(Bloomberg) --

The Bank of England may be on course to unleash one of the most aggressive monetary tightening cycles this century just months after the U.K. emerged from the Covid-19 recession, if investor bets are to be believed.

Following a rapid jump in bets on BOE action, spurred further on Monday by comments from Governor Andrew Bailey, pricing currently implies officials will raise interest rates to 1% by the end of 2022 -- 90 basis points above current levels.

The total impact is even higher. Under guidance released in August, the central bank could stop reinvesting bonds held under its quantitative easing program once borrowing costs reach 0.5%, if economic circumstances allow.

If the pause kicks in immediately, around 37 billion pounds ($51 billion) of bonds will fall off the BOE’s balance sheet next year. That is the equivalent of 31 basis points of rate hikes, using a rule of thumb suggested by previous Governor Mark Carney.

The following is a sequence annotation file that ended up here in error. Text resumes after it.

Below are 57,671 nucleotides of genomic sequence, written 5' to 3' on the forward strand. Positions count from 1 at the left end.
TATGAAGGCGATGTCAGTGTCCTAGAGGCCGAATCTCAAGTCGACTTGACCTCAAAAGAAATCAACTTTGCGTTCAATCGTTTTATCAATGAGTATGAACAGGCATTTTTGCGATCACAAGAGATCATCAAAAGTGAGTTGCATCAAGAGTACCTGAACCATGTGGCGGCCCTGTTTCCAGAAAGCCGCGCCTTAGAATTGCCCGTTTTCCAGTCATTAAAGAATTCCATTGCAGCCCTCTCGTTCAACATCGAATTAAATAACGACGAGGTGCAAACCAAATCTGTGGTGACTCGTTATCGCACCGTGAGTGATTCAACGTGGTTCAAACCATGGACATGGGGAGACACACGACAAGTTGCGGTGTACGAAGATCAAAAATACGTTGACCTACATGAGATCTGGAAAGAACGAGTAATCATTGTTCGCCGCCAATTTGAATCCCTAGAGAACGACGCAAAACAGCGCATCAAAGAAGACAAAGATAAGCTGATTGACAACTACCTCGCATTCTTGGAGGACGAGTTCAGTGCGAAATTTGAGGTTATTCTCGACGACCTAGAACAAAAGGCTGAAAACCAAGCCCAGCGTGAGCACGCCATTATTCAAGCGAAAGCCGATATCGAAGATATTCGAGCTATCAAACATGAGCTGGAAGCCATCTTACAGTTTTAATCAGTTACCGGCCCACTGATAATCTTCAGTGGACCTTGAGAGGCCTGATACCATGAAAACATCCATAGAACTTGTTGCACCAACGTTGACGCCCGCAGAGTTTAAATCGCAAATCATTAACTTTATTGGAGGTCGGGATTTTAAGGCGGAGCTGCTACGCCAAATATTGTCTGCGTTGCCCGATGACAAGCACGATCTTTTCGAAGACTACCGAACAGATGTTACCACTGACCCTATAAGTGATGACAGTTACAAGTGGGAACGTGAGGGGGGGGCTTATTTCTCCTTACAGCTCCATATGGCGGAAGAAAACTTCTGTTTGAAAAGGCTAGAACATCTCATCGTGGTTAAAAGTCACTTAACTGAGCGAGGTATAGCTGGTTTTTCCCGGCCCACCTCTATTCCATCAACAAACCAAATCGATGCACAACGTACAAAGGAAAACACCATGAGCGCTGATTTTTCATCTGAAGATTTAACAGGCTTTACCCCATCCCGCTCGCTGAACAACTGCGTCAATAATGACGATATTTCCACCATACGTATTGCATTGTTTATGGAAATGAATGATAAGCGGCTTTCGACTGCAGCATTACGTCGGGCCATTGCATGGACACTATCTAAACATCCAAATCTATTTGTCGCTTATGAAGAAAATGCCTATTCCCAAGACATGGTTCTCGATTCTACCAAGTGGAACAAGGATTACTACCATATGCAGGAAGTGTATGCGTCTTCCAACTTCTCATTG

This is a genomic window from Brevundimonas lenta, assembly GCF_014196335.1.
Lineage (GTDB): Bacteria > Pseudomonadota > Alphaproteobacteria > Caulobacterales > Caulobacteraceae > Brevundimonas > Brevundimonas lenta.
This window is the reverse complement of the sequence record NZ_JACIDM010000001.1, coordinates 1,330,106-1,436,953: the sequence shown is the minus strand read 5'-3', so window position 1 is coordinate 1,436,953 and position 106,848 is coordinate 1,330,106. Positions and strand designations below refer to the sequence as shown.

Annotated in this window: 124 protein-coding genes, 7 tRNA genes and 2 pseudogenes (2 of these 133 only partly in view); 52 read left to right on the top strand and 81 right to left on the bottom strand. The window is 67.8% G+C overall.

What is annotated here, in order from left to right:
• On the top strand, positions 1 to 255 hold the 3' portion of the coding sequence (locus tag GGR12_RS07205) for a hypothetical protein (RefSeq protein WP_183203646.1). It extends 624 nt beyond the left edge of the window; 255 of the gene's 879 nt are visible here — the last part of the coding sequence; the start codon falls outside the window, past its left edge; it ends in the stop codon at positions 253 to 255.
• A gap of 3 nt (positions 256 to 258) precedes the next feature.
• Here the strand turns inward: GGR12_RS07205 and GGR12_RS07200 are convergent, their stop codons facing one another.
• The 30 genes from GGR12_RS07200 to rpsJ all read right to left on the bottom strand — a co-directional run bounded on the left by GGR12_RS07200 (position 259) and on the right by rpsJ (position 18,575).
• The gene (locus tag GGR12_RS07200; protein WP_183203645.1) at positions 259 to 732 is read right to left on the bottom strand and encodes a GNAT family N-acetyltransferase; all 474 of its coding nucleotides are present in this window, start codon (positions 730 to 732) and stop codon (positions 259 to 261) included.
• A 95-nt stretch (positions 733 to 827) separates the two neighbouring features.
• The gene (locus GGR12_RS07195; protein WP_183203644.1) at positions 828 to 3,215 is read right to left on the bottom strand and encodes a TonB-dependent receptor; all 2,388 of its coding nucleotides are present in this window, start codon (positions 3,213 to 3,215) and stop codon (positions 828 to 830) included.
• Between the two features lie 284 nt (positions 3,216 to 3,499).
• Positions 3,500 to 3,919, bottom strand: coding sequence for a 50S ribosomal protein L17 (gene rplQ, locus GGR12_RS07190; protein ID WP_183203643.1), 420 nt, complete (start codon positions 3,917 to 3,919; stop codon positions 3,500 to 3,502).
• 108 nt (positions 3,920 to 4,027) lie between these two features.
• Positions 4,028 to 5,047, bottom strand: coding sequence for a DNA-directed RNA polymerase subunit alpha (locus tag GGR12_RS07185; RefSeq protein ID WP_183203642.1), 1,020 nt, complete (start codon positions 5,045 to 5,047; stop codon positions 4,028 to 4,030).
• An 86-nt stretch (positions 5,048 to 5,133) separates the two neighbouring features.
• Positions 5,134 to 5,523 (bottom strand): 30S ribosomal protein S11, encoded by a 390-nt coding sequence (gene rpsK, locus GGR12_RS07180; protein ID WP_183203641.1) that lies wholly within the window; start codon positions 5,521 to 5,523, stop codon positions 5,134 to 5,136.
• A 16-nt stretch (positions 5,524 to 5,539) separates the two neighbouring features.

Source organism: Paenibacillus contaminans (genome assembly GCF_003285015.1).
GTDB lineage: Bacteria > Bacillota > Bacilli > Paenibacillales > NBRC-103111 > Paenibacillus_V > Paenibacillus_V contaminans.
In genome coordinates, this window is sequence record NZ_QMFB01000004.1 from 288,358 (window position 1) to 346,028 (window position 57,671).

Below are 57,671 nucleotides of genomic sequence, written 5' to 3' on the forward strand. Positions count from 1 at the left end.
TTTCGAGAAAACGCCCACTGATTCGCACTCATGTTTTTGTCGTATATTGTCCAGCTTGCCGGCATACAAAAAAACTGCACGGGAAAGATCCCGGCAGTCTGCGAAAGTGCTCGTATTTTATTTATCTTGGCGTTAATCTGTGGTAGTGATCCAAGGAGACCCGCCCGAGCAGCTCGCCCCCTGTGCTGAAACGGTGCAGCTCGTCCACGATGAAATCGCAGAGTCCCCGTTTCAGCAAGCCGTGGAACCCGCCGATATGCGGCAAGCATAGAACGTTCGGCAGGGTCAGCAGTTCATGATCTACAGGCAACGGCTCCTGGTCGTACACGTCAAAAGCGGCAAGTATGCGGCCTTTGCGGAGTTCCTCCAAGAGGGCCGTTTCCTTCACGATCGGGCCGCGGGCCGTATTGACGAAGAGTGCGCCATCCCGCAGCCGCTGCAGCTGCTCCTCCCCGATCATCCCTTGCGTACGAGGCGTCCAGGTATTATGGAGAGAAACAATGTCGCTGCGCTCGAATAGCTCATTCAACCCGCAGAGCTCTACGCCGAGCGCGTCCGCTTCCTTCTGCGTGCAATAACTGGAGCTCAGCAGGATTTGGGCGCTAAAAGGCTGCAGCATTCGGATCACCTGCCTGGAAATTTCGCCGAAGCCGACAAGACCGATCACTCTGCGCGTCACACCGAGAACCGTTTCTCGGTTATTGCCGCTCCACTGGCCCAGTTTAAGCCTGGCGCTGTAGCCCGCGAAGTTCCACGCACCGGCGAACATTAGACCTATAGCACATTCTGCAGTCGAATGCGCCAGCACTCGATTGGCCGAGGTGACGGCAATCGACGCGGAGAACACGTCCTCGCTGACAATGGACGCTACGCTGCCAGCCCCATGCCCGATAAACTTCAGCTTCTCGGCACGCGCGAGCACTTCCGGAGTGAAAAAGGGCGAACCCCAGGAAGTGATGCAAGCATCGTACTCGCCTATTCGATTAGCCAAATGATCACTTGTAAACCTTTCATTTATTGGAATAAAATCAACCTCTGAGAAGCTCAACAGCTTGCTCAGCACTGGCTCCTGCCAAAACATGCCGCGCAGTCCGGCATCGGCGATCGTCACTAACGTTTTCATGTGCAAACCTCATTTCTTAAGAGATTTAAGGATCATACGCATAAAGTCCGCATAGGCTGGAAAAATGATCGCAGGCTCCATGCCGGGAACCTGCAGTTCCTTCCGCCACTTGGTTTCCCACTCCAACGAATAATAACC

That would take the total tightening to at least the equivalent of about 121 basis points of rate increases in just over a year, just shy of the BOE’s previous two biggest cycles starting in 2003 and 2006.

To be sure, the actual impact of the run off is still unclear -- the BOE suggested in August that shrinking the balance sheet may have a smaller impact on monetary conditions than expanding it. 

But with another 35 billion pounds of gilts held by the BOE due to expire in 2023, and outright debt sales set to start once interest rates hit 1%, the full extent of tightening could be even higher.

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